Online Opportunities Are Expanding Fast
The biggest growth in continuing professional development for academic library workers is happening online. Our current economic downturn is a contributing factor. Consider the following. At the March 2009 conference of the Association of College & Research Librarians in Seattle, participant attendance was down by a few hundred. However, the number of registrants for the simultaneous virtual conference tripled from the previous one in 2007. The robust virtual conference featured simulcast conference programs, unique sessions delivered by virtual presenters, virtual poster sessions and even vendor presentations. An improved virtual program certainly attracted more participants, but there is no doubt that travel freezes encouraged virtual participation. The savings are considerable. What can administrators do to foster interest in and support for virtual conference participation?
Treating virtual conferencing no differently than physical conferencing is a good start. That means administrators must offer the same learning environment for a one-hour webcast session as for a three-day virtual conference.
Shorter webcast learning opportunities are growing exponentially for academic libraries. ACRL and other library organizations, including local consortia and national groups like OPAL (Online Programming for All Libraries), deliver year-round online programming. Some are offered free, some are highly skill specific and some offer socialization and networking more than anything else. National associations like EDUCAUSE and even journal publishers are offering short, web-based online presentations. Whatever the source, participants need to act as if they are off to a physical conference. Doors should be shut and the time, from an hour to a day or more, free of interruption. Learning online requires the same distraction-free environment found at remote programs.
What impact can a virtual conference offer in challenging economic times? Scott Walter, Associate University Librarian for Services at the University of Illinois at Urbana-Champaign, served as co-chair of the ACRL Virtual Conference (VC). According to Walter his committee “received e-mail throughout the spring that alerted us to the fact that the VC would be a substitute for many to a planned trip to Seattle” for the physical conference. The VC also afforded multiple attendances from individual institutions and Walter found that “many others noted that the group registration option was being used at the “10+” level because few, if any people from a given library were being allowed to travel.” Walter was also surprised to learn that many “who had not considered ACRL as an option at all were joining the VC when they heard about how much content (both live and archived) would be available and how reasonable the cost was going to be.”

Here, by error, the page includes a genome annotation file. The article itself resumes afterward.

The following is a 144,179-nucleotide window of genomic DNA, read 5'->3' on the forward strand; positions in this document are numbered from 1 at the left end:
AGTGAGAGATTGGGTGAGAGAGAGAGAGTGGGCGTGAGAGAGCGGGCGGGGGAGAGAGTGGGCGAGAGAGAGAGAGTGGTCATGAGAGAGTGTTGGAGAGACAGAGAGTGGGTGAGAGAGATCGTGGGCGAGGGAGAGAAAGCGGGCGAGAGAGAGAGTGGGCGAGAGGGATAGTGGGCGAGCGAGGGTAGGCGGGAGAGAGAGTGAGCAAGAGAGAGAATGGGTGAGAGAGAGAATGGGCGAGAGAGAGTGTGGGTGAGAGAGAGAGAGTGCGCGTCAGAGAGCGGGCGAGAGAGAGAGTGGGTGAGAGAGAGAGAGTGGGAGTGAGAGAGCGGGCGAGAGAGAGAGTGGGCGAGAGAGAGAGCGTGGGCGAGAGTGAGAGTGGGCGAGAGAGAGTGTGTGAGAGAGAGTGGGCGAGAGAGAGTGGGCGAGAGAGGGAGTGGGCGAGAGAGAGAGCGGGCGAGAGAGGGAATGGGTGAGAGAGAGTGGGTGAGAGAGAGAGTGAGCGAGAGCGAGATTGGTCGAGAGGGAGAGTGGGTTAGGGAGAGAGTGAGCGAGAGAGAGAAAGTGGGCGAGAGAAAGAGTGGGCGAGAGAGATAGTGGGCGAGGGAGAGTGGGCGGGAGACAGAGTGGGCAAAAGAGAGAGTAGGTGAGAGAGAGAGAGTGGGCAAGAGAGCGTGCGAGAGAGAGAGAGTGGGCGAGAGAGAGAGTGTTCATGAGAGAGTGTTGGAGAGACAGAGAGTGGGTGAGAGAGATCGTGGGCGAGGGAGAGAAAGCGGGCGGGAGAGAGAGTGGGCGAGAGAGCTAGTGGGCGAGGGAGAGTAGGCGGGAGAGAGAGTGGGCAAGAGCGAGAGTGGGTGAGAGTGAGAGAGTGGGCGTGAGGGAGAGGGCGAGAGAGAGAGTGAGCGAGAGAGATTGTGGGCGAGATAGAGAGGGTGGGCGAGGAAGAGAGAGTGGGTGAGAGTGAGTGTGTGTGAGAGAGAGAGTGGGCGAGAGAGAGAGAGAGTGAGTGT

Academic administrators should know that online professional development requires modest technology support. Provide those attending virtual learning programs with USB headsets and webcams; staff can easily share them. These devices enhance participation in virtual professional development events because they allow for greater communication and involvement.
Virtual learning is less engaging when a library worker simply stares at a presenter’s slides and listens passively to a program. I advocate that staff attending online conferences and webcasts receive mandatory training on how to get the most out of a virtual learning program. As a veteran webcast and virtual conference presenter I know that attendees with headsets get more out of their learning experience because they can interact with the speakers and other attendees, much like at a real workshop.
Consider asking those who attend these online learning programs to write up and share notes or present at staff gatherings on their learning experience. All of these methods help administrators know their investment in online professional development is providing the best return possible.